At long last, Minnesota's elected officials have found something they agree on: High school kids are dumb.
Last week, the state's four legislative leaders and Gov. Mark Dayton all signed off on an idea of students passing a mandatory "civics test" to receive a high school diploma. The test would be modeled on the exam given to immigrants applying for U.S. citizenship.
Immigrants pass that test at a rate of 97 percent. Natural-born Americans aren't nearly as good. About one-third fail. Three-quarters can't state the function of the judicial branch. (Correct answer: to subsidize the powerful robe seamstress and gavel-maker industries.)
Holding high schoolers to a minimum standard for understanding their government seems like a fine idea. But the immigrant test asks naive questions about lofty stuff, like the Founding Fathers and the Constitution. In other words, it asks about American government we wish existed. We'd be better off preparing our pupils for politics as it really is: ugly, unfair, and unstoppable.
Here's a test that every Minnesotan should be able to pass before getting a diploma. Or a vote:
True or False section
True or false: A key group of Senate Democrats have continued to block Sunday liquor sales in Minnesota. This is not about their allegiance to the Teamsters union, who don't want to work on Sundays. They know that sober and frustrated is the only true way to enjoy NFL football.
True or false: There are eight justices on the United States Supreme Court, and we should just get used to it.
True or false: The 1,100 Minnesotans with HIV/AIDS, cancer, Crohn's Disease, or less than one year to live who have enrolled in the state's medical cannabis program are actually just ne'er-do-well drug addicts who are having the time of their short lives.
True or false: A bill becomes a law only after it is rewritten by 24 lobbyists.
True or false: Minnesota's legislators specifically exempted themselves from the state's open records law because they are the only elected officials you can really trust.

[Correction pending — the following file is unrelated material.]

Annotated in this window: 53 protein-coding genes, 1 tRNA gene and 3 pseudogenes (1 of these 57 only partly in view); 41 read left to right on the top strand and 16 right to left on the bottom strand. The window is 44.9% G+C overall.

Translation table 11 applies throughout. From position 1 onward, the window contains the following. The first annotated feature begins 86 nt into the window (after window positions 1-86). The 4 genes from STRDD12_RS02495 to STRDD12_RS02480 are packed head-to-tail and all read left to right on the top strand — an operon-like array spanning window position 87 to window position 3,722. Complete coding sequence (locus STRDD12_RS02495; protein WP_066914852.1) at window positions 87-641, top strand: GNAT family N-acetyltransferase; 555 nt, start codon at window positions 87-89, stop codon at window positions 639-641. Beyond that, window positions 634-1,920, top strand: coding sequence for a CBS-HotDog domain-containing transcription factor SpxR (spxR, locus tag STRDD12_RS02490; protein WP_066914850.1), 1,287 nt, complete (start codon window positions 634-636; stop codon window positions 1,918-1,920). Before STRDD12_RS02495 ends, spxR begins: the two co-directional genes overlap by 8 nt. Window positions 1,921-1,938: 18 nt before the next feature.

True or false: Politicians are not influenced by money. The businesses and labor unions that spend millions to back campaigns in Minnesota are just doing that because they genuinely like duplicitous low-lives who would rob their own mothers.
House Speaker Kurt Daudt owes $3,800 in credit card debt. Messerli & Kramer, a law firm that also lobbies for wealthy clients, handles Daudt's case for the creditor, and drops the debt claim without any explanation. If that stipulation occurs in about 1 out of 325 debt cases, how many favors does Daudt owe Messerli & Kramer?
A Minnesota legislator makes a $31,140 annual salary, with a pension contribution of 5.5 percent, plus a 6 percent match from the state. How much will that legislator receive in annual compensation when he or she becomes a lobbyist?
Rep. Steve Drazkowski, R-Mazzeppa, concerned about an influx of desperate Syrians, is seeking an official state audit of how much it costs to resettle refugees in Minnesota. What are the odds that a guy with a name like Drazkowski is Ojibwe?
Black Minnesotans are significantly more likely than white Minnesotans to not finish high school, live in poverty, be imprisoned, and suffer chronic health problems. How many task forces should be convened to express "concern" about this issue?
Last week, Rep. Joe McDonald, R-Delano, asked of student tuition debt, "How bad, really, is it?" If McDonald asked this question with a straight face, how much student debt do you think he has?
At the end of the 2015 legislative session, lawmakers repeatedly scheduled, postponed, canceled, and rescheduled key hearings for weeks on end. Most hearings and floor sessions were eventually completed in the middle of the night. What percentage of this time did legislative staff spend looking for other jobs?
There are a combined 201 legislators in the Minnesota Legislature. Name the five that actually make all the decisions.
Using the modern examples of Canada, Norway, and Germany, explain how government-run healthcare inevitably leads to poverty, Nazism, communism, and summons the Dark Lord Cthulhu.
Last year, Republican House leaders tried to strip a combined $85 million in state funding from Minneapolis, St. Paul, and Duluth, which vote heavily for Democrats, while sparing any cuts to Rochester, which leans Republican. Explain why you love Rochester best of all.
Minnesota is represented by 10 members in Congress. What do you suppose they do all day?
Heading into the new legislative session, Minnesota had a budget surplus of roughly $900 million. Explain what the state should do with this money. Then tear off your answer, staple it to a $10,000 check, and mail it to the political party you think might like it. (Your idea. Not the check. They all like checks. Know what? Just send a check to both.)
More from Mike Mullen:
A top Democrat's career move is everything you hate about politics
Minnesota Nice and the case of the tall white woman
Lawmakers in lust, and the pleasure we take in others' pain